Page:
The ruling does not mean that company stock can no longer be held in these plans, and its long-term effects, especially for privately held companies, will depend on decisions by lower courts. At this point, however, it seems most likely that the impact on privately held companies will be minimal. The Court acknowledges the stated intent of Congress, citing the Tax Reform Act of 1976, which states "The Congress is deeply concerned that the objective sought by this series of laws [concerning employee stock ownership plans] will be made unattainable by regulations and rulings which treat [ESOPs] as conventional retirement plans, which reduce the freedom of the employee trusts and employers to take the necessary steps to implement the plans, and which otherwise block the establishment and success of these plans" (p. 6). The Court observes that fiduciaries may be "between a rock and a hard place," fearing that they may be sued for imprudence by continuing to invest in company stock, or they may stop investing in company stock and be sued for disobeying the plan documents.

Although the Court "agree[s] that Congress sought to encourage the creation of ESOPs" (p. 14), it also recognizing competing congressional purposes. In this case, the Court does "not believe that the presumption at issue here is an appropriate way to weed out meritless lawsuits or to provide the requisite 'balancing'" of Congressional intent (p. 15). In ESOPs in closely held companies, fiduciaries have few options that could form the basis for plaintiffs arguing a plausible course of action. First, the law requires that ESOPs be primarily invested in company stock. Second, the only liquidity options are a company buy-back of shares, which is probably impractical if the company is already in financial distress, or a sale of the company. But a fire sale like that would mean an even lower price for plan participants. As noted in more detail below, none of the presumption of prudence cases has concerned closely held companies, probably because of these issues. Also note that Dudenhoeffer distinguished between relying on inside information to sell company stock (which it classified as illegal insider trading and thus not required by the duty of prudence) and refraining from buying more company stock (which might be a fiduciary violation). The purchase of shares by an ESOP is already subject to substantial statutory and case law requirements, and this decision is unlikely to change the way these cases are contested.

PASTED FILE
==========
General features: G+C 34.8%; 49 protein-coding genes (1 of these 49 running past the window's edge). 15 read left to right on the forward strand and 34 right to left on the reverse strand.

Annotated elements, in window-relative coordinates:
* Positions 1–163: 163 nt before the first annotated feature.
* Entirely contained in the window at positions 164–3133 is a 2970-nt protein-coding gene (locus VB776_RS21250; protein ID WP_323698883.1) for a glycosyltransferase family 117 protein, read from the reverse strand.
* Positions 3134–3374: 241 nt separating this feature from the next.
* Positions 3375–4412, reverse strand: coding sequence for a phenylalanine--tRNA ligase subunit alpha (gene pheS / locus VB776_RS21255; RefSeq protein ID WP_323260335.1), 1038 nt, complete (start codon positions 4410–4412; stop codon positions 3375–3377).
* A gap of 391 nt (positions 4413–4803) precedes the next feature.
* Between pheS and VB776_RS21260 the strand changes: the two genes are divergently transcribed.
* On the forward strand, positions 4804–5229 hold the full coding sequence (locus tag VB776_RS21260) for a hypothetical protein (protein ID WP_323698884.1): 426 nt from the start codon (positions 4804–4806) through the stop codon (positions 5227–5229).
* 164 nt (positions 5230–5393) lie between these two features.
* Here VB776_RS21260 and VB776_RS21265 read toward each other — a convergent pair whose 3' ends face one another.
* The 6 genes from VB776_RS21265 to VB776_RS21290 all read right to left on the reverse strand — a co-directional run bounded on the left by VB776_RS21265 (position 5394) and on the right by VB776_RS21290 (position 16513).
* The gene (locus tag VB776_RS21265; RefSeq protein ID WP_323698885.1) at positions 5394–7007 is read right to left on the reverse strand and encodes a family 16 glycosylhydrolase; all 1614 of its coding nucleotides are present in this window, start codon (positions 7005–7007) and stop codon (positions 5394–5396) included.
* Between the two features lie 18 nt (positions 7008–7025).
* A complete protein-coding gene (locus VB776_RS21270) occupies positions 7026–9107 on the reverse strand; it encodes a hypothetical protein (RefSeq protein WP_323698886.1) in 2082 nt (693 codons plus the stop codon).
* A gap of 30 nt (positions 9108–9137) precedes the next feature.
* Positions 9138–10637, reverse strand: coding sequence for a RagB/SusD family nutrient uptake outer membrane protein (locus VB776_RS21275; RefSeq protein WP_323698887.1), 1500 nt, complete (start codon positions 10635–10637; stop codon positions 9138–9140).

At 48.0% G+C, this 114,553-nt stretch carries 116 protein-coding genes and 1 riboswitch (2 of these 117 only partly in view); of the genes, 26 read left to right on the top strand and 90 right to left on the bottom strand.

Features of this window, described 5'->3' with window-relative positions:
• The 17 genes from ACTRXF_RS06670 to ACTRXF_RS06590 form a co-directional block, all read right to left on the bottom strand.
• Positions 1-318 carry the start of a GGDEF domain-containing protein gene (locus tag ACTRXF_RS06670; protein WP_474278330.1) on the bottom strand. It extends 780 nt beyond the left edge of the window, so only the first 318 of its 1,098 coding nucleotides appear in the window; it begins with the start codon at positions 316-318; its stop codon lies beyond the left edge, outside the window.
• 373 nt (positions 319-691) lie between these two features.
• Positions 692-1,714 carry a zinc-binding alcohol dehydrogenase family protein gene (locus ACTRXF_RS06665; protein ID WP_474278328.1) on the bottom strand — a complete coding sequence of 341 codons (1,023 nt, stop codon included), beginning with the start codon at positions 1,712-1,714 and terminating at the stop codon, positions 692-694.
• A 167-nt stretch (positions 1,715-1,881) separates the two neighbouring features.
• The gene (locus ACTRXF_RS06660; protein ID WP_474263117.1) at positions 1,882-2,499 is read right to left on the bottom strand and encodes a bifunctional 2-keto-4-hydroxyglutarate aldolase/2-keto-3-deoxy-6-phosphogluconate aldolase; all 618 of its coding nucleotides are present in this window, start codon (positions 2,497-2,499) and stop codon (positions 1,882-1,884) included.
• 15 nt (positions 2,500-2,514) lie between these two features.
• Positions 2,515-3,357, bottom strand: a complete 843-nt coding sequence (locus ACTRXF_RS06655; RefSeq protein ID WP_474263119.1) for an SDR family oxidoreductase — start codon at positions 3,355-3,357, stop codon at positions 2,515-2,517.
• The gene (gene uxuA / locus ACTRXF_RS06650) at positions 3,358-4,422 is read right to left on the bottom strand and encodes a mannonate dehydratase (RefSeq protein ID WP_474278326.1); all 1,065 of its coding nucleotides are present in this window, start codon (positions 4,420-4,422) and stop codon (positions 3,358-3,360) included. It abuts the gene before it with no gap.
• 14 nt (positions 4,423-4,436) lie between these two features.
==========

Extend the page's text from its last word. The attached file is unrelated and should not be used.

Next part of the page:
As a result of all this, the prudence presumption has so far not been an issue for closely held ESOP companies in court, and it is likely to continue not to be as plaintiffs would have a hard time indicating what fiduciaries should have done. Instead, cases will continue to focus, as they have been before where there are alleged problems, on the initial sale price of the shares of the ESOP, which is determined by the trustee and relies on an outside appraiser. It is possible that the Dudenhoeffer decision may embolden the plaintiffs' bar to initiate more lawsuits, but we would expect that to continue to be primarily in public companies. On the other hand, it seems likely that public companies with employer stock in their retirement plans will at least think more carefully about whether and how to continue to offer these shares as investment options.

Background on the Presumption of Prudence

The presumption of prudence that the Court rejected in Dudenhoeffer states that fiduciaries are presumed to be prudent in holding or offering employer stock unless there is reason to believe the company's survival is in doubt. It had been adopted in some form by the Second, Fifth, Sixth, Seventh, Ninth, and Eleventh Circuits, and no circuit specifically rejected it, although some placed limits on it. For instance, some courts aggressively applied it as grounds for dismissal at the pleadings stage, while others allowed plaintiffs to make a factual case against fiduciary decisions. Courts are also divided on whether plans must mandate investment in company stock or simply allow it to qualify for the presumption.